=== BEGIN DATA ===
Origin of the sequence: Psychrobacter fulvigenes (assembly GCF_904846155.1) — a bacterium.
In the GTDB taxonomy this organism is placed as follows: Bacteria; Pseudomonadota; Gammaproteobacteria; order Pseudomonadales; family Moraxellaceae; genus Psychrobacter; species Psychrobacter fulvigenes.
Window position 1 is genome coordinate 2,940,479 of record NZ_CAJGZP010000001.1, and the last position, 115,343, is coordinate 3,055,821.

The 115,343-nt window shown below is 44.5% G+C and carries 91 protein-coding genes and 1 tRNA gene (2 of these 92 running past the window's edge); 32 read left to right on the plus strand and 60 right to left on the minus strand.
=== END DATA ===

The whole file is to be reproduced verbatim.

Origin of the sequence: Psychrobacter fulvigenes (assembly GCF_904846155.1) — a bacterium.
In the GTDB taxonomy this organism is placed as follows: Bacteria; Pseudomonadota; Gammaproteobacteria; order Pseudomonadales; family Moraxellaceae; genus Psychrobacter; species Psychrobacter fulvigenes.
Window position 1 is genome coordinate 2,940,479 of record NZ_CAJGZP010000001.1, and the last position, 115,343, is coordinate 3,055,821.

The 115,343-nt window shown below is 44.5% G+C and carries 91 protein-coding genes and 1 tRNA gene (2 of these 92 running past the window's edge); 32 read left to right on the plus strand and 60 right to left on the minus strand.